The final half hour is such a sure-fire hit with audiences that conductors often milk it shamelessly, and even when they don’t, slow tempos add a grandiosity that preempts the actual apotheosis in the last few minutes. Tennstedt proceeds at a forward-moving pace in the introductory part, instinctively knowing that he can’t afford to make the music too big too soon. But there’s sufficient intensity to insure that we aren’t just marking time. He keeps his eye on the clock, as it were, to assure that each event makes an impact while still moving inexorably toward the grand conclusion. (Only a handful of conductors have this sixth sense about pacing such a monumental work.) Great conductors have the ability to inspire orchestras to excel, and this certainly happens here — you are unlikely to find another 'Resurrection' Symphony recording that lifts you out of your seat in the waiting time before the chorus and soloists enter.
Two niceties, however, are not observed. The excellent chorus enters without real softness, and the offstage complement of brass are loud enough to be on stage. Tennstedt’s intention to go directly to the heart of Mahler’s emotional world sometimes bypasses details in the score. Anyone waiting for the soprano to appear in a sublime hush will be disappointed. When the conducting is this inspiring, one hopes that the two solo singers will also be inspired. Edith Mathis and Soffel are quite good, indeed without blemish, but I’ve heard more personal and expressive singing in their solos and duets.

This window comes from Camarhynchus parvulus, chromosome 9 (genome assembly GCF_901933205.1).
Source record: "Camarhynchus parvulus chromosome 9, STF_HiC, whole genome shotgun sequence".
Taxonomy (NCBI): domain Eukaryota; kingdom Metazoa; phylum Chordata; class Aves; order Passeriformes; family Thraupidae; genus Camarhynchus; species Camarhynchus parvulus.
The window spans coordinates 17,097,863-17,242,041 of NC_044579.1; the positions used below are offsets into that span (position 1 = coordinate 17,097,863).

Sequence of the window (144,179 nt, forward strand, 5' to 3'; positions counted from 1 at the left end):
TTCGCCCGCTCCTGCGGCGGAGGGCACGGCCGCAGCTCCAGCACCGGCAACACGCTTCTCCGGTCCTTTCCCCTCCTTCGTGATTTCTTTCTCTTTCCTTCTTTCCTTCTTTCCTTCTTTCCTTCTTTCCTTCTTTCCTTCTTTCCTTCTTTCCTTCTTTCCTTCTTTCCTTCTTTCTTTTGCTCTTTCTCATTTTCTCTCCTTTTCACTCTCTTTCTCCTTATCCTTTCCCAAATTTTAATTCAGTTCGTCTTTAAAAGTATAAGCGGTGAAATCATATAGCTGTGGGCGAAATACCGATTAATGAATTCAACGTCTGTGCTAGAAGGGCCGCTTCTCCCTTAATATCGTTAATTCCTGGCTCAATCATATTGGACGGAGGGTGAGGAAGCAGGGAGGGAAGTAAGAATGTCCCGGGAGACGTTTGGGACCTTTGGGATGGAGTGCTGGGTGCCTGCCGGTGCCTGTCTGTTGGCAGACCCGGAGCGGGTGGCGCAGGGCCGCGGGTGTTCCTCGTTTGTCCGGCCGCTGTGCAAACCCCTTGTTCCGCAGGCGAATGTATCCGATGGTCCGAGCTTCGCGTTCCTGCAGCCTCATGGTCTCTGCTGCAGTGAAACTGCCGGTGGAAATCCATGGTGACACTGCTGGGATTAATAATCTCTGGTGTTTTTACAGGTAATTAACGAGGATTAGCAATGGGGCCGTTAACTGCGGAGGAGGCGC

The overriding fact is the enormous presence one feels in the last two movements, which Tennstedt handles with consummate skill while never becoming a field marshal massing the troops. Recorded sound that is close to studio quality keeps everything clear and uncongested. Tennstedt can be found wanting in the last measures of the finale, where he refuses to milk immortality for all its worth, but every preceding minute is galvanizing. The fact that both Symphony Nos. 1 and 2 receive glorious performances makes this release another 'must-listen' in St. Laurent Studio’s Tennstedt series, which has now reached Vol. 33. Few historical projects can hope to be this significant."
- Huntley Dent, FANFARE